Avee Ya'acoby, MSc student, University of British Columbia



Avee Ya’acoby, an Israeli-born Canadian, developed a strong interest in the natural sciences at a young age. In the years 1996–1999 he served in the Israeli Air Force as a weather forecaster and acquired a military diploma in meteorology. In the following years he moved to Toronto and continued his professional career in meteorology at Canada’s weather channel, The Weather Network. In late 2006 he decided to leave The Weather Network and moved to British Columbia to pursue academic studies. In 2011 he graduated with honours from the University of British Columbia in the Okanagan, and acquired a BSc in Earth and Environmental Sciences. His undergraduate research thesis explores the geochemistry of 13 pristine basaltic meteorites from Mars, and reveals relationships between depth of mantle melting, percentage melting, and mantle composition. The research provides insights into Mars mantle origin and processes, and enhances our understanding about the geologic evolution of the solar system. In light of his excellent academic achievements, he received several scholarships including a prestigious award from the Society of Economic Geologists, sponsored by Gold Fields Exploration Inc.

Avee is currently a Masters student in the department of Earth and Oceanic Sciences at the University of British Columbia’s main campus in Vancouver. He is specializing in geology, petrology, applied mineralogy and geochemistry. His career aspirations include gaining a PhD in Earth and/or Environmental Sciences, exploring new mineral deposits, and studying relationships between magma character, igneous processes and associated mineralizing expressions. He hopes to advance exploration and extraction guidelines that are desirable for economic resources, while applying cost-effective strategies and minimizing environmental impacts.

Project: The Petrology, Mineralogy, Geochemistry and Origin of the Ren Carbonatite, Monashee Complex, Southeastern British Columbia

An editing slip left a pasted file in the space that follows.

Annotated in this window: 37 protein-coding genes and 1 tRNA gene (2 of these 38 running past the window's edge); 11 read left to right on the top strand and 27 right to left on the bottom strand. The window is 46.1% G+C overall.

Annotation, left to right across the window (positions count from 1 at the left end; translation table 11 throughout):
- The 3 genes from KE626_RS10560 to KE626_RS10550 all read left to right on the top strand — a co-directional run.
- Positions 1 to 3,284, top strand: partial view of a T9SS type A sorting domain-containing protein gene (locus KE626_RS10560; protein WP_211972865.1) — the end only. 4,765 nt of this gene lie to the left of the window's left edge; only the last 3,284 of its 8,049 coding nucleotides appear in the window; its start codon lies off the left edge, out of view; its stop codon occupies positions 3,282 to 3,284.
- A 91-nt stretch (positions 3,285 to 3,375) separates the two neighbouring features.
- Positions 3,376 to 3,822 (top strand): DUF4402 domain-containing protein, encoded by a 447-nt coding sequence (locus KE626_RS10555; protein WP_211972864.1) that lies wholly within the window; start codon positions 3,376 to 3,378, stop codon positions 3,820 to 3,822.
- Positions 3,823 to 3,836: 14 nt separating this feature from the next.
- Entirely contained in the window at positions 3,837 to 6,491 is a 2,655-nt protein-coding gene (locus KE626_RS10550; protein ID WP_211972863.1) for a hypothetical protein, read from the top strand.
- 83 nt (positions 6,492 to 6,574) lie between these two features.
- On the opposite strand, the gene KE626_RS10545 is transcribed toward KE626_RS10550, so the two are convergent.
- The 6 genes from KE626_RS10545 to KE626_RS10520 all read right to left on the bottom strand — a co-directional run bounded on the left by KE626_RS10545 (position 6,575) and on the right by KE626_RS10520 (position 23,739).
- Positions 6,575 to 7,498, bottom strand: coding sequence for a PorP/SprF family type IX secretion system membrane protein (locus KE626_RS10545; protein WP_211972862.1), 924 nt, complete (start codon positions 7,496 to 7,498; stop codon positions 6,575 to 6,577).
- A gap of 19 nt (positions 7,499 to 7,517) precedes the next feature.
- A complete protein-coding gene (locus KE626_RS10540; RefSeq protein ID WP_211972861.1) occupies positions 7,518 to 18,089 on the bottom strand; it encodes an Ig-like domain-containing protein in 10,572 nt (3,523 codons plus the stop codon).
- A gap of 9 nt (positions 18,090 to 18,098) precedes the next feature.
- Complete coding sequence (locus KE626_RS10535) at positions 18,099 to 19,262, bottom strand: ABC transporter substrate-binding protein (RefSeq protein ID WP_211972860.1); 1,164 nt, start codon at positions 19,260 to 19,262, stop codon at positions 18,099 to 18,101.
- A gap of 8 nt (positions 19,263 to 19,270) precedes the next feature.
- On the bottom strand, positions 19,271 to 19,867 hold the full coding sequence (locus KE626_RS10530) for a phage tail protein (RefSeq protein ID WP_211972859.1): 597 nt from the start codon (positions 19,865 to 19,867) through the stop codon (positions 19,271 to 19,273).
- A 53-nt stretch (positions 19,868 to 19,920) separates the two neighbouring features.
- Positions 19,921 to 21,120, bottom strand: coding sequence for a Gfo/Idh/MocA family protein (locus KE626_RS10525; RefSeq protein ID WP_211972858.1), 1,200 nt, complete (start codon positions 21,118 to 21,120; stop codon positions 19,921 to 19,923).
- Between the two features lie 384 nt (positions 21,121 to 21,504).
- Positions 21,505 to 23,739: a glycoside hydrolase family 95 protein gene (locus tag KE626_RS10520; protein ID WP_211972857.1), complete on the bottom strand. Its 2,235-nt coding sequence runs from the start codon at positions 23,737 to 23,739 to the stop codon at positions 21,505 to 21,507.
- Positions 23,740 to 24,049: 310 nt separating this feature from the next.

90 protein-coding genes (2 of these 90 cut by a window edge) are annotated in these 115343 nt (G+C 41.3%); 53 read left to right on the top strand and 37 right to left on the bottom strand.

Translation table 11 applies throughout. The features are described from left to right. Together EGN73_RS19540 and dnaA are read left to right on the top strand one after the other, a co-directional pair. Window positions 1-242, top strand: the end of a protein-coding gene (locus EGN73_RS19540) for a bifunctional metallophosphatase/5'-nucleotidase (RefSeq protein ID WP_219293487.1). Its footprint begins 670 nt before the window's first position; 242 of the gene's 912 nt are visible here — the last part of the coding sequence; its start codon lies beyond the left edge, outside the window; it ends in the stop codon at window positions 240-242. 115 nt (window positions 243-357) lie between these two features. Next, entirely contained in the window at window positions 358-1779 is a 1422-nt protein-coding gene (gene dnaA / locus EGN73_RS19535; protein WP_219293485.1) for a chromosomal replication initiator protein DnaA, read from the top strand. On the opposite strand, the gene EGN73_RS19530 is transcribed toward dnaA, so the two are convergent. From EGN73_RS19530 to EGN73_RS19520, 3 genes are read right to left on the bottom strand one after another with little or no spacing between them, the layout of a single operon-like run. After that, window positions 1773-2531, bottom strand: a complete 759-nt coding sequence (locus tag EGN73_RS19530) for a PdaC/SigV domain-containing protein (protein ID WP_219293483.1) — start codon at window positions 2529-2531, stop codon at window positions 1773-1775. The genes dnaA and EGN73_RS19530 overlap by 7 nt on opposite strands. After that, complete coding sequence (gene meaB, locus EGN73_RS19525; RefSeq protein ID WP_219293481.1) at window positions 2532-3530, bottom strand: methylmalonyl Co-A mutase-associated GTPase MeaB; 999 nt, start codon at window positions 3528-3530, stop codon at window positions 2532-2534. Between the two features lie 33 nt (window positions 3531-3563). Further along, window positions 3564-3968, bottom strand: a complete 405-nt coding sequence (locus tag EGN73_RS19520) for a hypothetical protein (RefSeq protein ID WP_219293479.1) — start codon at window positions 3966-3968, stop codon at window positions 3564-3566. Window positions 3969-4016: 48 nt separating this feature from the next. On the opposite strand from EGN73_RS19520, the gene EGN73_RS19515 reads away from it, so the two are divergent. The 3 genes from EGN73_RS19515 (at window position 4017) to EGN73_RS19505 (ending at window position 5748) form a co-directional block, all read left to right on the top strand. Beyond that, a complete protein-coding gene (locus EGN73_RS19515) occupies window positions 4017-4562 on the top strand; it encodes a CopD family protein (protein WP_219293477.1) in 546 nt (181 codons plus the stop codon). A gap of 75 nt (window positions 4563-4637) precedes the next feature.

Carbonatites are relatively rare magmatic rocks that consist of more than 50% carbonate minerals, and are variably enriched in rare earth elements (REEs), high field strength elements (HFSEs) and phosphorous. Their global occurrence is generally limited to continental rifts, and their origin has been the focus of ongoing debates among petrologists.

In that context, supervised by Dr. Lee Groat, the thesis project explores the Ren carbonatite occurrence in the Canadian Cordillera. The carbonatite is found in the Monashee Complex, along the northwestern margin of Frenchman Cap Dome, within the calc-silicate unit. Near Ratchford Creek, the carbonatite is 3 km long and 20–150 m wide. It is variably enriched in REEs and HFSEs at generally low-to-medium grades. The carbonatite appears to comprise additional but discontinuous carbonatite segments, with similar stratigraphic relationships, several km to the south. The Ren carbonatite occurrence therefore encompasses a total large unknown tonnage of mostly unknown REE and HFSE grades, which warrants considerable exploration. Using laboratory techniques, this project will examine the petrology, mineralogy and geochemistry of the carbonatite, to determine its origin, ore type, mineralization and economic potential. Thus the research will not only advance our knowledge on the petrology and origin of carbonatites in the Monashee Complex, but it will also aid in the prediction of economic REE- and HFSE-ore systems elsewhere in the Canadian Cordillera.

Roundup 2013 Poster: Petrogenesis and Geotectonic Evolution of the Ren Carbonatite REE and HFSE deposit in Southeastern British Columbia